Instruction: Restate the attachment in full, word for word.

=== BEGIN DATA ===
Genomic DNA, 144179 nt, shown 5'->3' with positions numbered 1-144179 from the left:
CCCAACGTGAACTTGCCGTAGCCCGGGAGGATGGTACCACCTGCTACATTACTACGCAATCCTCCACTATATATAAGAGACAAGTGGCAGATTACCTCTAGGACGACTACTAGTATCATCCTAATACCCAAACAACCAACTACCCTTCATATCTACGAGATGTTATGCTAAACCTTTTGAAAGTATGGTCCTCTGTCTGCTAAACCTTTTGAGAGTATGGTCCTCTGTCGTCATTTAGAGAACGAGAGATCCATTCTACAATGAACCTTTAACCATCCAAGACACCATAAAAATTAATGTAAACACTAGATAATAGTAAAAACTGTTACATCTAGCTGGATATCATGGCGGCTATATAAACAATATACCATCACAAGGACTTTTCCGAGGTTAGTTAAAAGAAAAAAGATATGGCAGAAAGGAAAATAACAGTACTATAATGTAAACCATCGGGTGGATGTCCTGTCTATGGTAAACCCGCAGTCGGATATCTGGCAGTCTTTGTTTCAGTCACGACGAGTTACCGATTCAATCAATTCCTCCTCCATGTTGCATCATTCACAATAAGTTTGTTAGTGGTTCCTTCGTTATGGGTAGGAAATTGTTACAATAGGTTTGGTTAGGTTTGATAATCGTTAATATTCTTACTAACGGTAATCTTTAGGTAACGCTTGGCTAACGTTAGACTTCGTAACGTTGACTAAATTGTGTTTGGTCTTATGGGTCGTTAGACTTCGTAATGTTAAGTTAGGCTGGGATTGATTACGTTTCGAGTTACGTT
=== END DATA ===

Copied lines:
Genomic DNA, 144179 nt, shown 5'->3' with positions numbered 1-144179 from the left:
CCCAACGTGAACTTGCCGTAGCCCGGGAGGATGGTACCACCTGCTACATTACTACGCAATCCTCCACTATATATAAGAGACAAGTGGCAGATTACCTCTAGGACGACTACTAGTATCATCCTAATACCCAAACAACCAACTACCCTTCATATCTACGAGATGTTATGCTAAACCTTTTGAAAGTATGGTCCTCTGTCTGCTAAACCTTTTGAGAGTATGGTCCTCTGTCGTCATTTAGAGAACGAGAGATCCATTCTACAATGAACCTTTAACCATCCAAGACACCATAAAAATTAATGTAAACACTAGATAATAGTAAAAACTGTTACATCTAGCTGGATATCATGGCGGCTATATAAACAATATACCATCACAAGGACTTTTCCGAGGTTAGTTAAAAGAAAAAAGATATGGCAGAAAGGAAAATAACAGTACTATAATGTAAACCATCGGGTGGATGTCCTGTCTATGGTAAACCCGCAGTCGGATATCTGGCAGTCTTTGTTTCAGTCACGACGAGTTACCGATTCAATCAATTCCTCCTCCATGTTGCATCATTCACAATAAGTTTGTTAGTGGTTCCTTCGTTATGGGTAGGAAATTGTTACAATAGGTTTGGTTAGGTTTGATAATCGTTAATATTCTTACTAACGGTAATCTTTAGGTAACGCTTGGCTAACGTTAGACTTCGTAACGTTGACTAAATTGTGTTTGGTCTTATGGGTCGTTAGACTTCGTAATGTTAAGTTAGGCTGGGATTGATTACGTTTCGAGTTACGTT